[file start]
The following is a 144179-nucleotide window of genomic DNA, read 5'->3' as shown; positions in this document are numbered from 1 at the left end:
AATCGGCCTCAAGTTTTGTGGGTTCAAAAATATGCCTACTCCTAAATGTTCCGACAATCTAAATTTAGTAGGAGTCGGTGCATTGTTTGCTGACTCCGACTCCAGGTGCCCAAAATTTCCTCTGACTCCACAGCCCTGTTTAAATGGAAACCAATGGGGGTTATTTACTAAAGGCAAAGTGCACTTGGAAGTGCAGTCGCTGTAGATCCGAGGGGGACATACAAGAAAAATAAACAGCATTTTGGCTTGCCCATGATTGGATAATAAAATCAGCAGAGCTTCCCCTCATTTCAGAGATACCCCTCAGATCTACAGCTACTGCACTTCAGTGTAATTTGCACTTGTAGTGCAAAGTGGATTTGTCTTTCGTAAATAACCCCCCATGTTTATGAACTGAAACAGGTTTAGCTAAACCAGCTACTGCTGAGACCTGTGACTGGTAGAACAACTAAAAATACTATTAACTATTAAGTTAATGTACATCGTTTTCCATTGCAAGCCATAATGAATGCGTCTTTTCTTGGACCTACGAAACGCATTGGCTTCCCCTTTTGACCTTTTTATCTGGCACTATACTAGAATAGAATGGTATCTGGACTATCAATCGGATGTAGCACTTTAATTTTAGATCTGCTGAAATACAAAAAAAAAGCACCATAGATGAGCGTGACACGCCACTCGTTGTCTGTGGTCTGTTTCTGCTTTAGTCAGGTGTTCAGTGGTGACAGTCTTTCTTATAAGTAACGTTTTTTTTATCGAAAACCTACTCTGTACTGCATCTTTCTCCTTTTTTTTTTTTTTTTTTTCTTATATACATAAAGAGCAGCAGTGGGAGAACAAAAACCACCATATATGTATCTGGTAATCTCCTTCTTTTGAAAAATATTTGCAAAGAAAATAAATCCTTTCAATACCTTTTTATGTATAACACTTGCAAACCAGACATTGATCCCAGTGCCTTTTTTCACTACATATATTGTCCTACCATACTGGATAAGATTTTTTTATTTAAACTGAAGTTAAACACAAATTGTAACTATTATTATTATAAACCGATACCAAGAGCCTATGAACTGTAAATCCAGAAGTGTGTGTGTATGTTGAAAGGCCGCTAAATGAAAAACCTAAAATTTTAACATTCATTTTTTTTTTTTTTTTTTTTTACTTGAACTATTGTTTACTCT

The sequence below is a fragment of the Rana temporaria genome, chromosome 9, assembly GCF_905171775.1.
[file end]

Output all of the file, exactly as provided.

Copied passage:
The following is a 144179-nucleotide window of genomic DNA, read 5'->3' as shown; positions in this document are numbered from 1 at the left end:
AATCGGCCTCAAGTTTTGTGGGTTCAAAAATATGCCTACTCCTAAATGTTCCGACAATCTAAATTTAGTAGGAGTCGGTGCATTGTTTGCTGACTCCGACTCCAGGTGCCCAAAATTTCCTCTGACTCCACAGCCCTGTTTAAATGGAAACCAATGGGGGTTATTTACTAAAGGCAAAGTGCACTTGGAAGTGCAGTCGCTGTAGATCCGAGGGGGACATACAAGAAAAATAAACAGCATTTTGGCTTGCCCATGATTGGATAATAAAATCAGCAGAGCTTCCCCTCATTTCAGAGATACCCCTCAGATCTACAGCTACTGCACTTCAGTGTAATTTGCACTTGTAGTGCAAAGTGGATTTGTCTTTCGTAAATAACCCCCCATGTTTATGAACTGAAACAGGTTTAGCTAAACCAGCTACTGCTGAGACCTGTGACTGGTAGAACAACTAAAAATACTATTAACTATTAAGTTAATGTACATCGTTTTCCATTGCAAGCCATAATGAATGCGTCTTTTCTTGGACCTACGAAACGCATTGGCTTCCCCTTTTGACCTTTTTATCTGGCACTATACTAGAATAGAATGGTATCTGGACTATCAATCGGATGTAGCACTTTAATTTTAGATCTGCTGAAATACAAAAAAAAAGCACCATAGATGAGCGTGACACGCCACTCGTTGTCTGTGGTCTGTTTCTGCTTTAGTCAGGTGTTCAGTGGTGACAGTCTTTCTTATAAGTAACGTTTTTTTTATCGAAAACCTACTCTGTACTGCATCTTTCTCCTTTTTTTTTTTTTTTTTTTCTTATATACATAAAGAGCAGCAGTGGGAGAACAAAAACCACCATATATGTATCTGGTAATCTCCTTCTTTTGAAAAATATTTGCAAAGAAAATAAATCCTTTCAATACCTTTTTATGTATAACACTTGCAAACCAGACATTGATCCCAGTGCCTTTTTTCACTACATATATTGTCCTACCATACTGGATAAGATTTTTTTATTTAAACTGAAGTTAAACACAAATTGTAACTATTATTATTATAAACCGATACCAAGAGCCTATGAACTGTAAATCCAGAAGTGTGTGTGTATGTTGAAAGGCCGCTAAATGAAAAACCTAAAATTTTAACATTCATTTTTTTTTTTTTTTTTTTTTACTTGAACTATTGTTTACTCT

The sequence below is a fragment of the Rana temporaria genome, chromosome 9, assembly GCF_905171775.1.